2. The investigating/reviewing/approving prosecutor shall not be impleaded as party respondent in the petition. The PNP unit taking the appeal shall be referred to in the petition as "Complainant-Appellant".
3. The petition shall contain or state: (a) the names and addresses of the parties; (b) the Investigation Slip number (I.S. No.) and criminal case number, if any, and title of the case, including the offense charged in the complaint; (c) the venue of the preliminary investigation; (d) the specific material dates showing that it was filed on time; (e) a clear and concise statement of the facts, the assignment of errors, and the reasons or arguments relied upon for the allowance of the appeal; and (f) proof of service of a copy of the petition to the adverse party and the Prosecution Office concerned.
4. The petition shall be accompanied by legible duplicate original or certified true copy of the resolution appealed from together with legible true copies of the complaint, affidavits/sworn statements and other evidence submitted by the parties during the preliminary investigation/reinvestigation.
5. Failure to comply with the above requirements shall constitute sufficient ground for the dismissal of the petition.
Below is a suggested format;
Republic of the Philippines
DEPARTMENT OF JUSTICE
NATIONAL PROSECUTION SERVICE
Office of the Secretary
Padre Faura St., Ermita, Manila
- versus -
x - - - - - - - - - - - - - - - - - - - - - - - - -x
PETITION FOR REVIEW
COMES NOW, the undersigned petitioner, unto this Honorable Office respectfully avers:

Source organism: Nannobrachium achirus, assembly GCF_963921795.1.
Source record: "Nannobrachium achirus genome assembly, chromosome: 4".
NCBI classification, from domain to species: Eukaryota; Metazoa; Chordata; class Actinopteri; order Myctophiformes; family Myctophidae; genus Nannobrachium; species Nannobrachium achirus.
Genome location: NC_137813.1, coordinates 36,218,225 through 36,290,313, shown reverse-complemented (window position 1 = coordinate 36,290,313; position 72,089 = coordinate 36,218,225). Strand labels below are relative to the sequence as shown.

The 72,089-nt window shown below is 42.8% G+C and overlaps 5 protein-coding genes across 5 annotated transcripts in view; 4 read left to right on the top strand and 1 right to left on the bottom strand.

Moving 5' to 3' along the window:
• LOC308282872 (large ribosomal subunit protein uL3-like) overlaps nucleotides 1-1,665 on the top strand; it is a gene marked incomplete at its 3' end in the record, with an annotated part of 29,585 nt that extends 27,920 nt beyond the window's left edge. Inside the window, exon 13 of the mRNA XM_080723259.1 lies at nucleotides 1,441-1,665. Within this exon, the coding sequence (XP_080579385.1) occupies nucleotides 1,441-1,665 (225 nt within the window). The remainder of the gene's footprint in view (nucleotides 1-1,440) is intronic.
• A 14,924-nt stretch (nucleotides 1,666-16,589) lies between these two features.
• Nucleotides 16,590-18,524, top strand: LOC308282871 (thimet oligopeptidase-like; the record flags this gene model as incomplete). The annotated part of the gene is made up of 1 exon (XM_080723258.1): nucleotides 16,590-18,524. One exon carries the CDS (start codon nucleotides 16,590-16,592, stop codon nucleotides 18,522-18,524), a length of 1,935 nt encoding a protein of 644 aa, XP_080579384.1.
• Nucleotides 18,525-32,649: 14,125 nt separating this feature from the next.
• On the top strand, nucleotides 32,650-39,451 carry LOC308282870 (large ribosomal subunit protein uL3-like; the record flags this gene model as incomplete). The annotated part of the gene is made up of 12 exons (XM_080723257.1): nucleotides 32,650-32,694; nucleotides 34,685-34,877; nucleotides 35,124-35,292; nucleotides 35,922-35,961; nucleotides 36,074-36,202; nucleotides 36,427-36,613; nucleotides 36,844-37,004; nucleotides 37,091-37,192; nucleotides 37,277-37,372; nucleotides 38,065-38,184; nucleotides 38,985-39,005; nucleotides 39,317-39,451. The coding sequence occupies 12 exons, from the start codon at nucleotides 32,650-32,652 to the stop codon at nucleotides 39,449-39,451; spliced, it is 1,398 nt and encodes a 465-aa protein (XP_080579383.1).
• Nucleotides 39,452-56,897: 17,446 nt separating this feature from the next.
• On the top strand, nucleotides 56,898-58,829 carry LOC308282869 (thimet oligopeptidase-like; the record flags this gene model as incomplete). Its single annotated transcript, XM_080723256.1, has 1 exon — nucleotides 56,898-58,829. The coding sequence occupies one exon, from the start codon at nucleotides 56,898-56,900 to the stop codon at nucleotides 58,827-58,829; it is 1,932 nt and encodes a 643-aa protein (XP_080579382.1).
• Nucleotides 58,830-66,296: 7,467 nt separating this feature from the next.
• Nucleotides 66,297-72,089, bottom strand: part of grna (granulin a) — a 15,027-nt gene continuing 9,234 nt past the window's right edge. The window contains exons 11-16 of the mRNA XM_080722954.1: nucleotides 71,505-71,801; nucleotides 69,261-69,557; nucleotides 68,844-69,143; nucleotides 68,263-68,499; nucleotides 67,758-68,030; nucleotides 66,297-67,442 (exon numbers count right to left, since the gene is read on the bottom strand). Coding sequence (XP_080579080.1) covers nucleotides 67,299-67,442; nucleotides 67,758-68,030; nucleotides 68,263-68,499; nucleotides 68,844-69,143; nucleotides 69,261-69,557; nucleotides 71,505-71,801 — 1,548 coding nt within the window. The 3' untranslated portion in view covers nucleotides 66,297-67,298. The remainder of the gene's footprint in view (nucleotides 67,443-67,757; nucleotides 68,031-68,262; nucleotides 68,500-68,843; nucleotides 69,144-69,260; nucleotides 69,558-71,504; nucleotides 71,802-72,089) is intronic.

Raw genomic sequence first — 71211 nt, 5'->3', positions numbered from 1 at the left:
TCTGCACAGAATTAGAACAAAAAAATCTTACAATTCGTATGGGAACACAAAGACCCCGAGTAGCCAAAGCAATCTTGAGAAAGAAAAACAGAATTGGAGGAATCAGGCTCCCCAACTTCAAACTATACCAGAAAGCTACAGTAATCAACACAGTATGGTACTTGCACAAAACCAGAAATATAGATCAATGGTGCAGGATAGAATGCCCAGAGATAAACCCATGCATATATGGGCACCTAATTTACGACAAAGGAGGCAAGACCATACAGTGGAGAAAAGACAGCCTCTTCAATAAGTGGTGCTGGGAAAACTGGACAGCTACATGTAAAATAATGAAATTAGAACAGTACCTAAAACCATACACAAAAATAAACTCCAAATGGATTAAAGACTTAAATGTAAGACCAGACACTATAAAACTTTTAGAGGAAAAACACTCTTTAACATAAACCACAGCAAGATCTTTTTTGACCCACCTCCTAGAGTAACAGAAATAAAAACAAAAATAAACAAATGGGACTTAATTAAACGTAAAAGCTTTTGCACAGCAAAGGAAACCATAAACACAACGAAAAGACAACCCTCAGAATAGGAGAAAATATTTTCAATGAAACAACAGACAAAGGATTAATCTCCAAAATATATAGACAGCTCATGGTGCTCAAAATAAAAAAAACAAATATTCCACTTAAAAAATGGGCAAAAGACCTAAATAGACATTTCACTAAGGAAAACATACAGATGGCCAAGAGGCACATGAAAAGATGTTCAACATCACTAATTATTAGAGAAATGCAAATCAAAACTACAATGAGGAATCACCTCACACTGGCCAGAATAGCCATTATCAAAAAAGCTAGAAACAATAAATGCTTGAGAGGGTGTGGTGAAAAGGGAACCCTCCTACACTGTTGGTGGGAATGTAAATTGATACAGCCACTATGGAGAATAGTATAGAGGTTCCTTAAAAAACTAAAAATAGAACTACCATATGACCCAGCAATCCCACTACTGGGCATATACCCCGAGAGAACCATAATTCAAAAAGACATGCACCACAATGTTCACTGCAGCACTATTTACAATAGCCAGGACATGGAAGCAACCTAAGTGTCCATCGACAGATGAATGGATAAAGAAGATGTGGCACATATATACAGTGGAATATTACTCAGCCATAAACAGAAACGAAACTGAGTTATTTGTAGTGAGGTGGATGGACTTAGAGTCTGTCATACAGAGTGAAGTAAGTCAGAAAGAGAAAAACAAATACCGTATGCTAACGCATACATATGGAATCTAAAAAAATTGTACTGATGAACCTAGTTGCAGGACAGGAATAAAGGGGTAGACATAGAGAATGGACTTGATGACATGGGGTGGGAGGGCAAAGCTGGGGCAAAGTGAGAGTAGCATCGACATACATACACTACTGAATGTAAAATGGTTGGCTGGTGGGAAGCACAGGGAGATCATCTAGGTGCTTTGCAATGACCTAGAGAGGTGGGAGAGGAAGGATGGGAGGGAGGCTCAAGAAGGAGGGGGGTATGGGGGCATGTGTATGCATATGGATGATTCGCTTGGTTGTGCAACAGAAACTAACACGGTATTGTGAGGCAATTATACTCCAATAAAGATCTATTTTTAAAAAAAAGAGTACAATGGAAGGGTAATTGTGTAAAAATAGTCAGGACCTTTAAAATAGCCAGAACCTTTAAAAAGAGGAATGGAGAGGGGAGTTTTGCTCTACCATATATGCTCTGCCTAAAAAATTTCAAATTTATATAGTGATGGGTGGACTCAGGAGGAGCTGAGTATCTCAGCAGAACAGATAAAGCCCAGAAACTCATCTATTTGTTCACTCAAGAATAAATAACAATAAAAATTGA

1. That on _________ the undersigned Chief of Police of ____(state the unit and postal address)_______ upon complaint of the private offended party filed a case against _____(state the name and postal address of the respondent)_ for ___(designation of offense)__ docketed under IS No.____ before the Office of Honorable _________ located in ______ where the preliminary investigation took place;
2. That for the information of the Honorable Secretary this case started ___(give the concise facts of the case)
3. That on _____(date)___ the undersigned received the Resolution of the Honorable Prosecutor copy of which is attached as Annex “A” disposing the case as follows:
Note: Copy the dispositive portion of the resolution.
4. That the undersigned ______(pls give ur analysis how the Prosecutor disposed the case) ___.
5. That with due respect to the Honorable Prosecutor, the undersigned believed that he committed error on the following:
Note: Cite now the matters that adversely affect your case specifically pinpointing the law that supports your position
6. Attached as integral part of this petition are the following:
a) Proof of service of this Petition to the Honorable Prosecutor (Annex “B”)
b) Proof of service of this Petition to the Appealee
c) Other Records of the Case
WHEREFORE, the undersigned respectfully prays for the setting aside of the appealed resolution of Prosecutor __________ dated _____and that the honorable prosecutor be directed to file information (blah blah cite now the relief that you want if you have any)_____